Sunday, 11 March 2018

midge at the mic

Earlier this week marked the anniversary of the identification and arrest of broadcast personality “Axis Sally” employed by Nazi Germany in order to spread propaganda and engineer public opinion and reception of the Allied war effort in 1949. Mildred Elizabeth Gillars, originally from Portland, Maine, was one of those Lost Generation types that came of age between the wars and was quite disaffected by the failure of her aspirations to become an actress. Not able to sustain a career in New York City, Gillars moved to Paris and then to Algiers before finding stable employment in Dresden in 1934 first as an English teacher and then with the Reichs-Rundfunk state media outlet.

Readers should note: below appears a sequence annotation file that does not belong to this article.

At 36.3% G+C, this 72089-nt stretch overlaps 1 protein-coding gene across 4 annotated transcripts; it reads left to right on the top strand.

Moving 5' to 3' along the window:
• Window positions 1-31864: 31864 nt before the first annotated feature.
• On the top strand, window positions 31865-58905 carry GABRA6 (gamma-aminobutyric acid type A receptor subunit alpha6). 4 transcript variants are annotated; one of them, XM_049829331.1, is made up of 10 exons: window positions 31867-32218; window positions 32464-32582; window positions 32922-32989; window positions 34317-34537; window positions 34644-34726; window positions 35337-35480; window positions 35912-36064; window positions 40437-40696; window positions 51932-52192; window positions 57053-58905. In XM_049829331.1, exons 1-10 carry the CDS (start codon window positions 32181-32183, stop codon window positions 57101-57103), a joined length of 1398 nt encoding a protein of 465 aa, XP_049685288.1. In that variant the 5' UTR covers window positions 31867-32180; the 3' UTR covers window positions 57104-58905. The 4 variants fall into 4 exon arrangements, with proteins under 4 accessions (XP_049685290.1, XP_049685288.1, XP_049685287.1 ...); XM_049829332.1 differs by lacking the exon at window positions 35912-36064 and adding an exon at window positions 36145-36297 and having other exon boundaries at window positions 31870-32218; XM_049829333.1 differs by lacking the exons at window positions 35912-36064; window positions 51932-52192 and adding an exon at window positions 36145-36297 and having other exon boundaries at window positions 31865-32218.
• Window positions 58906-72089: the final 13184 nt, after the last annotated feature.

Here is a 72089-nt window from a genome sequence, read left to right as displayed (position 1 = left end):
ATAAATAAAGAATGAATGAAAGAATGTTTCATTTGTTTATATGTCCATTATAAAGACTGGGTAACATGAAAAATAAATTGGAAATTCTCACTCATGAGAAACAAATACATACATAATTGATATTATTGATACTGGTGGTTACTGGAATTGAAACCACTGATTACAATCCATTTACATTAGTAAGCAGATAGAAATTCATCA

The pursuit of fame often is expressed as infamy and Gillars’ case is perfect example. Though protesting that she signed an oath of allegiance under great duress after the attack on Pearl Harbor which pulled the US into the war and that she had no truck with Nazi ideology, under the influence of various Svengalis, Gillars’ prolific programmes turned pointedly vile, broadcasting under several pseudonyms and conflated with other parallel campaigns of disinformation and demotivation, with arcs of narrative aimed to engender homesickness for troops stationed overseas and suggest that prolonged absence did not make the heart grow fonder with sensational stories of infidelity while husbands were away at the front. For Midge at the Mic, Gillars would DJ a music hour with American songs with interstitials attacking the US government. Here is a link to an audio recording hosted on YouTube. Gillars was apprehended in Berlin running a second-hand furniture operation and was tried and convicted on a single count of treason (despite a litany of charges brought against her) for a broadcast that preceded the storming of the beach at Normandy by just a few days designed to make families question the worth of their sacrifice. Once discharged after serving a sentence of eleven years, Gillars confined herself to a convent and taught German, French and drama classes in an attached academy.